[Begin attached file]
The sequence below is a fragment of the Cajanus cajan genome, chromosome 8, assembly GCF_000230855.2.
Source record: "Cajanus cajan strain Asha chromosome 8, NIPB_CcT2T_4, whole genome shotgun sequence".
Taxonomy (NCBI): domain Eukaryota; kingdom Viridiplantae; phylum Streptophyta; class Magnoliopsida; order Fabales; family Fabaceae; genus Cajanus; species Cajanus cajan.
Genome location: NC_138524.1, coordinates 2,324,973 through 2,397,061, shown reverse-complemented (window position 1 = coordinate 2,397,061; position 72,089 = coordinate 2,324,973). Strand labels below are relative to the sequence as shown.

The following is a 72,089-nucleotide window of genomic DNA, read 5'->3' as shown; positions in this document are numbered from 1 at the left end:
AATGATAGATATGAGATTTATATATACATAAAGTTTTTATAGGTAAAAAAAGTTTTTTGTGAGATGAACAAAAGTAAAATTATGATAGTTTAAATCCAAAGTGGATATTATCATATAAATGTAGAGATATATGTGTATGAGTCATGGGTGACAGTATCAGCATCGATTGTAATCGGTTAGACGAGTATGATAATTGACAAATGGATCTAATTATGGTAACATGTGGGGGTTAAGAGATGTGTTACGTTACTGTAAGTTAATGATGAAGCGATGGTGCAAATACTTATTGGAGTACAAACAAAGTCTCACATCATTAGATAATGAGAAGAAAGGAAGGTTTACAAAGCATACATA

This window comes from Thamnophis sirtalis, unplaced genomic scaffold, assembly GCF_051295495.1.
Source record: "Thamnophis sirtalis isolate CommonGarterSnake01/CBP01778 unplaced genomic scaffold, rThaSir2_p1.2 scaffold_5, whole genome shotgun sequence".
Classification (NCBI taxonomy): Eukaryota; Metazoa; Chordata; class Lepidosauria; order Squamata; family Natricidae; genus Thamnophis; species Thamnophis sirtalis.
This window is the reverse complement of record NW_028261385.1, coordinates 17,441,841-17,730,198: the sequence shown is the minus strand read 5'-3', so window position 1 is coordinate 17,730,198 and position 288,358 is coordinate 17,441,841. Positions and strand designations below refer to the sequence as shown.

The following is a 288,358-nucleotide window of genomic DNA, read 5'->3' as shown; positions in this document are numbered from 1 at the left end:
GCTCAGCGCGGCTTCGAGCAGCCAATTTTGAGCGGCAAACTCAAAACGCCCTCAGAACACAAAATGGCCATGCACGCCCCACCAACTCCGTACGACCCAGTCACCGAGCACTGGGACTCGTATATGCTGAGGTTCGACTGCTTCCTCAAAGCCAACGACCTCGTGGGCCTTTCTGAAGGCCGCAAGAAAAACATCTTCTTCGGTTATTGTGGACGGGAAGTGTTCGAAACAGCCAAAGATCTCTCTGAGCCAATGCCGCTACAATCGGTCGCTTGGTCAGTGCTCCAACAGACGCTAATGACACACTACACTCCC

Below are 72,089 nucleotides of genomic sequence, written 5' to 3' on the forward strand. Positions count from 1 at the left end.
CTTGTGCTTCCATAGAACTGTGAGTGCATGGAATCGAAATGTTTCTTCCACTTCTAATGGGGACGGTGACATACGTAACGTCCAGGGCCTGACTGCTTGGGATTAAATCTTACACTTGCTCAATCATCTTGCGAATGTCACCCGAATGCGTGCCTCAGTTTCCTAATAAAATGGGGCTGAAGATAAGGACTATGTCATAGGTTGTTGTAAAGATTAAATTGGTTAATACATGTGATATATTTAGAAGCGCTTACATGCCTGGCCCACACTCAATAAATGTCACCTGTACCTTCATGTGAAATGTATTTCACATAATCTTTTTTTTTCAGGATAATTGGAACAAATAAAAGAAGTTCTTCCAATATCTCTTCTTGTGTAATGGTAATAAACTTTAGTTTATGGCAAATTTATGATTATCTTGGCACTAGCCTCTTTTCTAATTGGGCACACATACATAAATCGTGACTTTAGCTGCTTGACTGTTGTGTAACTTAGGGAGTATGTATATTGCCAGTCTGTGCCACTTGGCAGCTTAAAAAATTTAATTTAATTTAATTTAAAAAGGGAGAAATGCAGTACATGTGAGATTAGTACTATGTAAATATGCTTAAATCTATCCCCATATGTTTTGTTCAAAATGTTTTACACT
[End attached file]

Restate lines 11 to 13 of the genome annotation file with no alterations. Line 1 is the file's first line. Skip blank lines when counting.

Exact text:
The following is a 288,358-nucleotide window of genomic DNA, read 5'->3' as shown; positions in this document are numbered from 1 at the left end:
GCTCAGCGCGGCTTCGAGCAGCCAATTTTGAGCGGCAAACTCAAAACGCCCTCAGAACACAAAATGGCCATGCACGCCCCACCAACTCCGTACGACCCAGTCACCGAGCACTGGGACTCGTATATGCTGAGGTTCGACTGCTTCCTCAAAGCCAACGACCTCGTGGGCCTTTCTGAAGGCCGCAAGAAAAACATCTTCTTCGGTTATTGTGGACGGGAAGTGTTCGAAACAGCCAAAGATCTCTCTGAGCCAATGCCGCTACAATCGGTCGCTTGGTCAGTGCTCCAACAGACGCTAATGACACACTACACTCCC

Below are 72,089 nucleotides of genomic sequence, written 5' to 3' on the forward strand. Positions count from 1 at the left end.